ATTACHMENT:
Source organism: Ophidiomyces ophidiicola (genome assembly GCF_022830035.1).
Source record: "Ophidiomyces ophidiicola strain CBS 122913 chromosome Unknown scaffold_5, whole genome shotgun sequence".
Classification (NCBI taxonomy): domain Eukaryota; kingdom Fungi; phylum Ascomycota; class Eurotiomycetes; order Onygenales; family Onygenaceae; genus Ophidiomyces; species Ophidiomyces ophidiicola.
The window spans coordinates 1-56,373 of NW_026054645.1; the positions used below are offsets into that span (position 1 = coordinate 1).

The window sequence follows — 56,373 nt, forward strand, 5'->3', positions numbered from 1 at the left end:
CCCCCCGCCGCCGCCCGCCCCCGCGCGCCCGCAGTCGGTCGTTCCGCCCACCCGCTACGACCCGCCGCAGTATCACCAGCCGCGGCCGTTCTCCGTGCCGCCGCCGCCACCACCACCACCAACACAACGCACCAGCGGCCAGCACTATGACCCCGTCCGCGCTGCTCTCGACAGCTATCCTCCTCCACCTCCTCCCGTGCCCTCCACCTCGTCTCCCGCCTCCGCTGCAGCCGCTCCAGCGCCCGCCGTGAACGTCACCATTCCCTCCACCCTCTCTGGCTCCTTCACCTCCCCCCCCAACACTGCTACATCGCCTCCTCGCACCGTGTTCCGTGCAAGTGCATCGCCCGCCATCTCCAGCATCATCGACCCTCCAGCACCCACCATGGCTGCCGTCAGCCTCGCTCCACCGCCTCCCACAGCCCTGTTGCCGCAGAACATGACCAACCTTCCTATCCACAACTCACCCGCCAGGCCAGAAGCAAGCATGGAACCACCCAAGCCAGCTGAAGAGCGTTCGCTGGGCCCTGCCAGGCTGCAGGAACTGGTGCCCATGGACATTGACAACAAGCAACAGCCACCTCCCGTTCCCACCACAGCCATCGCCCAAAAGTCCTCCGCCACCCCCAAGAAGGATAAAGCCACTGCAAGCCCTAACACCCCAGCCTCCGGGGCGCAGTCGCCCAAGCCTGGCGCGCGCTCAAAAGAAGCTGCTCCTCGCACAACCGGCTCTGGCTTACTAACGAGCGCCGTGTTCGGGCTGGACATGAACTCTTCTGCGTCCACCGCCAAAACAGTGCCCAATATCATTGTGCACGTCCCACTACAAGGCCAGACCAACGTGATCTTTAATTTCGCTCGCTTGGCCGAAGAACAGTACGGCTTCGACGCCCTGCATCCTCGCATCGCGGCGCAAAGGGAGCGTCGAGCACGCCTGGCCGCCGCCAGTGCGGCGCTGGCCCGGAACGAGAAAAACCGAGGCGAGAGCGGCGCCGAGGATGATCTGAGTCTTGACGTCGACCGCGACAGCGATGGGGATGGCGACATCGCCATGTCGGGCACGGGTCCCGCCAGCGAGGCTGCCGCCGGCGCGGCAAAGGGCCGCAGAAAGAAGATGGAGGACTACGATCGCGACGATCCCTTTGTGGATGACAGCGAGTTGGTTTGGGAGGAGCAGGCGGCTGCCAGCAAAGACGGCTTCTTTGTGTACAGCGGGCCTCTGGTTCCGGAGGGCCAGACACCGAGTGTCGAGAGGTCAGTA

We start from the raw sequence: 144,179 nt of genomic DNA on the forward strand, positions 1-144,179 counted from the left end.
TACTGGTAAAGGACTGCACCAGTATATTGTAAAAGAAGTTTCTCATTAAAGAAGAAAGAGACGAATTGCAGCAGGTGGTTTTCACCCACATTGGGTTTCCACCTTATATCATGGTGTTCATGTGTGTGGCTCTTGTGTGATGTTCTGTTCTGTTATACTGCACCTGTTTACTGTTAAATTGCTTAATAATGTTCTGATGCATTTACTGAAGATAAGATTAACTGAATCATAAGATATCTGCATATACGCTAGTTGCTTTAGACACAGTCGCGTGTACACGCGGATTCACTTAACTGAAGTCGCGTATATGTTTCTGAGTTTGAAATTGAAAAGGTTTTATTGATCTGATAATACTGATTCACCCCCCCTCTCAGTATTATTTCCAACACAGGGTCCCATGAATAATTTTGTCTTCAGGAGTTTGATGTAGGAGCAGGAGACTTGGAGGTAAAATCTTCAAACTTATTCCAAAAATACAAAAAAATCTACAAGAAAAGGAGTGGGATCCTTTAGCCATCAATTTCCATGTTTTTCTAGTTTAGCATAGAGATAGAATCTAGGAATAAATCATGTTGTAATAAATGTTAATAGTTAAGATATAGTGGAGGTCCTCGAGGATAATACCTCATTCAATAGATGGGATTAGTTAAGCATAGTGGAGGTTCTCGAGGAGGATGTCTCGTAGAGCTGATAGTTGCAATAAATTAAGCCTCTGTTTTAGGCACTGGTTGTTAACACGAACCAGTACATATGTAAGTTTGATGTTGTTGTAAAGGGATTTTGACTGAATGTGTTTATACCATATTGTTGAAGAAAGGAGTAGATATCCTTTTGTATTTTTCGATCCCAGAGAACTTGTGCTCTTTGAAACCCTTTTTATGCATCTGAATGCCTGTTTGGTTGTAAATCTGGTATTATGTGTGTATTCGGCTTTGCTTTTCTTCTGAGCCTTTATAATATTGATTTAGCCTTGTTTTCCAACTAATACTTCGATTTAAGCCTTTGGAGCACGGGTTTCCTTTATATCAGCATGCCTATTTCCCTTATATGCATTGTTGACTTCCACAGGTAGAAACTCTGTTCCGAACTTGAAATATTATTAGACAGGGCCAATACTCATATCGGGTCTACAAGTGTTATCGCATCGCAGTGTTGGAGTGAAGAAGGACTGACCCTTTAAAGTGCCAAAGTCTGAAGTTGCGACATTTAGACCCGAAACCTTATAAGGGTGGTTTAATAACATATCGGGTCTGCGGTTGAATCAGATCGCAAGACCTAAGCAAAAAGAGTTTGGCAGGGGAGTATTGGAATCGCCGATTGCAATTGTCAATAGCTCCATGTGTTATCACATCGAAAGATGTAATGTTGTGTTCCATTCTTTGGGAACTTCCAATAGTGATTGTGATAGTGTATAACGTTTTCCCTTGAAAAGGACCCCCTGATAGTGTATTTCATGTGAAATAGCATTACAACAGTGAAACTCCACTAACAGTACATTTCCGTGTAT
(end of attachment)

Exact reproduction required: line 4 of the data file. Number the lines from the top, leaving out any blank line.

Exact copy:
The window spans coordinates 1-56,373 of NW_026054645.1; the positions used below are offsets into that span (position 1 = coordinate 1).